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The planetary graveyard - searching for the remnants of exoplanet systems around dead stars

Project Description

There is growing evidence that planetary systems are ubiquitous throughout the galaxy. Ground and spaced based surveys have found thousands of planets around stars. They range from Jupiter sized planets so close to the parent star that their atmosphere is being evaporated, to a planetary system made up of seven earth-sized planets around the red dwarf star TRAPPIST-1. Of all the types of isolated stars in the galaxy there is one significant discrepancy where no planets have been detected, White Dwarfs. 97% of stars, including our own Sun, will end their life as the remnant, cooling, cores of stars, known as White Dwarfs. The fate of the planetary systems around these stars is unknown. Planets closest to the parent star are expected to be destroyed as they are engulfed when a main sequence star expands to a red giant, but the fate of those further out are unknown. There is growing evidence that planetary systems do survive to some extent. Contamination of the atmosphere, as well as circumstellar dust and metal rich gas discs have all been observed around White Dwarfs that can only be explained due to the disruption of a rocky body that strayed too close to the star. There is even one system where such a process is being actively monitored, WD1145+017. This system was identified by data from the Kepler Space Telescope, which sees multiple and varying dust clouds transiting across the White Dwarf as the body disintegrates and releases clouds of debris. Not only do such processes provide evidence that planetary systems do survive but they also provide information on the elementary make up of rocky type bodies outside of our own solar system. WD1145+017 is unlikely to be unique and more examples will expand our knowledge of the evolutionary end stage of planetary systems.

Our on-going work has identified many other White Dwarfs with variability that cannot easily be explained but could be due to dusty material accreting onto the White Dwarf. Alternatively such variability could also be due to reflection from or heating of a very short period non-stellar companion, such as a Brown Dwarf or perhaps even a Jupiter sized planet. Our group has recently identified the shortest period known such system: a Brown Dwarf (which is about the same size as Jupiter) orbiting an Earth sized object (the White Dwarf) every ≈70 minutes!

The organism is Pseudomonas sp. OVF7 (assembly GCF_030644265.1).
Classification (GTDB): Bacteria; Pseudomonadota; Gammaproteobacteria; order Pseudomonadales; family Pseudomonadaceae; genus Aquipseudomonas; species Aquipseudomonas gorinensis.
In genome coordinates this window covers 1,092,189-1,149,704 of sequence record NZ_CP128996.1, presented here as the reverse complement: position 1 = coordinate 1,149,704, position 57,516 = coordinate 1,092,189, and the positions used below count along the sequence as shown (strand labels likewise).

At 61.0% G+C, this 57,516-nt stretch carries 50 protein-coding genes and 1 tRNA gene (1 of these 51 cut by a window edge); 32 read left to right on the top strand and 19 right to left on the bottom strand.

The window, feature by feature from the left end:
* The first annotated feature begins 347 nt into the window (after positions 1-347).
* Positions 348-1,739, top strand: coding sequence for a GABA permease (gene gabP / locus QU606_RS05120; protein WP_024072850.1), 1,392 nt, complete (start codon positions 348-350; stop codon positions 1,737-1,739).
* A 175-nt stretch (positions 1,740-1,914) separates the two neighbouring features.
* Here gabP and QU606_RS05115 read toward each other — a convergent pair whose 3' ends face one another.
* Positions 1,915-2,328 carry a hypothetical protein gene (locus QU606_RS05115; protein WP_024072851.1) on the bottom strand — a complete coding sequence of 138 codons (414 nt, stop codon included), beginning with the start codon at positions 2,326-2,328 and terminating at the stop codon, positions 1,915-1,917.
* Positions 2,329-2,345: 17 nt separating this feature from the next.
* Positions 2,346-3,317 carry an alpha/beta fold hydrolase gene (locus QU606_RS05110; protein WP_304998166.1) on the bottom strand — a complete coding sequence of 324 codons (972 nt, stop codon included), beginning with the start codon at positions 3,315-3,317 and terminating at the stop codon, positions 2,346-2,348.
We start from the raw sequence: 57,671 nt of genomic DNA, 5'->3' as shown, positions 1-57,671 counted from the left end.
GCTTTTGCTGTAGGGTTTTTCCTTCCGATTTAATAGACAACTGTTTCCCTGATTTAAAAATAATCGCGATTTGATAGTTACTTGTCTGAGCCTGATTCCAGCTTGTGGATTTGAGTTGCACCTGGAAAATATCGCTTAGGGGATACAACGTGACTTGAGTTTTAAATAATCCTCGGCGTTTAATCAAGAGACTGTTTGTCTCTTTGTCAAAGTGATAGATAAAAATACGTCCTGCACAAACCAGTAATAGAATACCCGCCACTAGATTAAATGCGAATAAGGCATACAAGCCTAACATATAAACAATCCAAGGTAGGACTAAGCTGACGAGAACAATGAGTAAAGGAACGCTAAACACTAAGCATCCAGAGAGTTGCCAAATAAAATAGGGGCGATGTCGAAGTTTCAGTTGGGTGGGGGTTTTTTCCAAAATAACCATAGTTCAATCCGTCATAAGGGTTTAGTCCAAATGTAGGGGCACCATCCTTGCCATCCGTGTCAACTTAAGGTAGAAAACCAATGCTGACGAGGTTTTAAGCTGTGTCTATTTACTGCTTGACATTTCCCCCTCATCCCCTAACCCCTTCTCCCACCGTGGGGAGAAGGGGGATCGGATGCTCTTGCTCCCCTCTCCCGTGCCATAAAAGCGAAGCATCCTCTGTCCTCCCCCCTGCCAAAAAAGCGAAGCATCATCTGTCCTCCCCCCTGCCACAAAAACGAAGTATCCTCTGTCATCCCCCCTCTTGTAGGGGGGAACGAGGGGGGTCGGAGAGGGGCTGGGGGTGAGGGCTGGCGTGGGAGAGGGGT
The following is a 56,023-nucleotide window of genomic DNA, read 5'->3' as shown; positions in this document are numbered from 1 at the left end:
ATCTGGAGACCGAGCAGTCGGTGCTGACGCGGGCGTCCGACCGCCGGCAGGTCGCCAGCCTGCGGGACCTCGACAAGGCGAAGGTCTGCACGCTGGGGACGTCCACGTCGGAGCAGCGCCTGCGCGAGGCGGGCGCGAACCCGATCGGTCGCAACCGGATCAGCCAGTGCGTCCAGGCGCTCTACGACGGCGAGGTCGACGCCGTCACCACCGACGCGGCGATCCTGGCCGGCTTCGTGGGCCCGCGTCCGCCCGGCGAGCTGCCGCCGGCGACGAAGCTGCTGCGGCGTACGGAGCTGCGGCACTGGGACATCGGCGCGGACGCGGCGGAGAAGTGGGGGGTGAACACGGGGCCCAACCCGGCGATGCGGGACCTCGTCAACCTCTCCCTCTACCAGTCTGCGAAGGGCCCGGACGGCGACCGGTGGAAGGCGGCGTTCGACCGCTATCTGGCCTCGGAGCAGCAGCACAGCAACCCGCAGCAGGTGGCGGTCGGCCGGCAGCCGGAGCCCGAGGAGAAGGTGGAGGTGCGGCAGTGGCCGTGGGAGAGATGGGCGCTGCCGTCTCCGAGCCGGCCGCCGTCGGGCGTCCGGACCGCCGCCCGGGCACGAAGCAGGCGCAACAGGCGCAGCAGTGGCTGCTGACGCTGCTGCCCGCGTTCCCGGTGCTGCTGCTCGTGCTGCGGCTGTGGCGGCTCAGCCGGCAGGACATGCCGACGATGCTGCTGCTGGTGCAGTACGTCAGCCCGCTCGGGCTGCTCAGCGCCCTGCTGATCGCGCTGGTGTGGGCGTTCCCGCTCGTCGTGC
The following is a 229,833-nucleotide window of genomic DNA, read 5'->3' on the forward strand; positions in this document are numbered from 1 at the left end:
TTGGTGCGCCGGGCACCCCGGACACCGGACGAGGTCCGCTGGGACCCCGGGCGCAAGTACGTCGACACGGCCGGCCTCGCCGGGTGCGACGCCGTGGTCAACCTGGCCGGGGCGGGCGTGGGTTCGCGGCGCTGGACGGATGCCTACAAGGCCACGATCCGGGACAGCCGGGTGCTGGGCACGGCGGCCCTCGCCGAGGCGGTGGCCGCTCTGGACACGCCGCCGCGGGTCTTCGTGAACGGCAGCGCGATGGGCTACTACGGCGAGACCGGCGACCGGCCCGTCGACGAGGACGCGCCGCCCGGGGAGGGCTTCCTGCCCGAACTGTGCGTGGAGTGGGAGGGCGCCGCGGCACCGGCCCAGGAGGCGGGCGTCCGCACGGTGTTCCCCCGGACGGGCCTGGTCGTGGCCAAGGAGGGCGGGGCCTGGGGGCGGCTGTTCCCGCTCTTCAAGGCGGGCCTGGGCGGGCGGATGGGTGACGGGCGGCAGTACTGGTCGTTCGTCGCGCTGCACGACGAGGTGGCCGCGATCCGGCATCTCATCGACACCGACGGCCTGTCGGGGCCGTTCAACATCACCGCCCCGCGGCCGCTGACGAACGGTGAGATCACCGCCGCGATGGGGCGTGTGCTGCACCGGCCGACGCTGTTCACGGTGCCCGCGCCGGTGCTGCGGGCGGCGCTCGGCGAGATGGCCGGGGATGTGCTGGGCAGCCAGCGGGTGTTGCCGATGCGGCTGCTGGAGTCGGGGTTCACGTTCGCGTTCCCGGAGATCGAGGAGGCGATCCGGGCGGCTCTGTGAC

We are looking for a proactive student to search for evidence of ancient planetary systems. You will analyse data from both ground and space based observatories, including priority data of white dwarfs in the Next Generation Transit Survey (NGTS), forthcoming photometry from NASA’s TESS satellite, and archival data from the Kepler mission.

Funding Notes

· A full UK/EU fee waiver for 3.5 years
· An annual tax free stipend of £14,777 (2018/19)
· Research Training Support Grant (RTSG)
· Conference Fees & UK Fieldwork

Studentships are available to UK/EU applicants who meet the STFC Residency Criteria; if you have been ordinarily resident in the UK for three years you will normally be entitled to apply for a full studentship.


"A disintegrating minor planet transiting a white dwarf. Vanderburg et al., 2015, Nature 7574, 546 (
"High-speed photometry of the disintegrating planetesimals at WD1145+017: evidence for rapid dynamical evolution. " Gaensicke et al 2016, ApJL, 818L,7G (
"Two white dwarfs in ultrashort binaries with detached, eclipsing, likely substellar companions detected by K2." Parsons et al., 2017, MNRAS, 471,976,(
"Kepler and the seven dwarfs: detection of low-level day-time-scale periodic photometric variations in White Dwarfs." Maoz et al., 2015, 447,1749 (

Related Subjects

How good is research at University of Leicester in Physics?

FTE Category A staff submitted: 49.33

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